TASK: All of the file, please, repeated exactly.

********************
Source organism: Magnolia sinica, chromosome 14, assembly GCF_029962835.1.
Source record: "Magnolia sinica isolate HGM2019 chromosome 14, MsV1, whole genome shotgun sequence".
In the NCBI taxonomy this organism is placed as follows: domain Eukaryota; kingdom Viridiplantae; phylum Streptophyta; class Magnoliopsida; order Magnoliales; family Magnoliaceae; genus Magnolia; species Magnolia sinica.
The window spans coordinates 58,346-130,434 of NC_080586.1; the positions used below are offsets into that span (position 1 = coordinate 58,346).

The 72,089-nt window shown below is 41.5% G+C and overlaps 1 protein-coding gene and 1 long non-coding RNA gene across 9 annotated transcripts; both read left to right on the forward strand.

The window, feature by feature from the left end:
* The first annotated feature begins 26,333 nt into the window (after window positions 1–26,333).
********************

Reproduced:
Source organism: Magnolia sinica, chromosome 14, assembly GCF_029962835.1.
Source record: "Magnolia sinica isolate HGM2019 chromosome 14, MsV1, whole genome shotgun sequence".
In the NCBI taxonomy this organism is placed as follows: domain Eukaryota; kingdom Viridiplantae; phylum Streptophyta; class Magnoliopsida; order Magnoliales; family Magnoliaceae; genus Magnolia; species Magnolia sinica.
The window spans coordinates 58,346-130,434 of NC_080586.1; the positions used below are offsets into that span (position 1 = coordinate 58,346).

The 72,089-nt window shown below is 41.5% G+C and overlaps 1 protein-coding gene and 1 long non-coding RNA gene across 9 annotated transcripts; both read left to right on the forward strand.

The window, feature by feature from the left end:
* The first annotated feature begins 26,333 nt into the window (after window positions 1–26,333).